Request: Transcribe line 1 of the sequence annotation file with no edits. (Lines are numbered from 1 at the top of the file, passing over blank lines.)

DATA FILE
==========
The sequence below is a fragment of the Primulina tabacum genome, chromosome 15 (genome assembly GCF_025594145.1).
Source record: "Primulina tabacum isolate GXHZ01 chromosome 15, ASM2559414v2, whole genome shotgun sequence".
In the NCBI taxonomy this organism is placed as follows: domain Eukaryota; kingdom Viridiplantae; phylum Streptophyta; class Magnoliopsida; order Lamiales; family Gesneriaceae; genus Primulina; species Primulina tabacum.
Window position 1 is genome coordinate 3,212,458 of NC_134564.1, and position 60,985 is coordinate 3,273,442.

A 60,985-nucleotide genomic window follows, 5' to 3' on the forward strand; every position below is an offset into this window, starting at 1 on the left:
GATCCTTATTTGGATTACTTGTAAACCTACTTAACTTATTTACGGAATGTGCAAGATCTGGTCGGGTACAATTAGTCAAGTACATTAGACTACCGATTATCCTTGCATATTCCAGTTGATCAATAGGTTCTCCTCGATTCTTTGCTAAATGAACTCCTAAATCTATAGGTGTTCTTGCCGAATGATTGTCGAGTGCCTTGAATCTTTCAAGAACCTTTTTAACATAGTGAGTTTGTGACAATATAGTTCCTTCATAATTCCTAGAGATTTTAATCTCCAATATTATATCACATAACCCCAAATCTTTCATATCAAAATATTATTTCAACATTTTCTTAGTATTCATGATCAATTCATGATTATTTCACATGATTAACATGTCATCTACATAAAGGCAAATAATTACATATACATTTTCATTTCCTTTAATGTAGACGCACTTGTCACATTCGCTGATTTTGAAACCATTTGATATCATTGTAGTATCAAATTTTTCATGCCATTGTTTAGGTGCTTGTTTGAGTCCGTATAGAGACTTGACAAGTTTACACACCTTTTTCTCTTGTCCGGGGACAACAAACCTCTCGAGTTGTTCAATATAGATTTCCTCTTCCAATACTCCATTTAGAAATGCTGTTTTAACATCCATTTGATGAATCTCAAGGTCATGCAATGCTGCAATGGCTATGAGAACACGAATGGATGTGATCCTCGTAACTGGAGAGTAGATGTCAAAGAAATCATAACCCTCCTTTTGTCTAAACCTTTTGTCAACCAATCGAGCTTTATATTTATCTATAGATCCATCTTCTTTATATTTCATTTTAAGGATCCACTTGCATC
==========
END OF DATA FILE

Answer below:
The sequence below is a fragment of the Primulina tabacum genome, chromosome 15 (genome assembly GCF_025594145.1).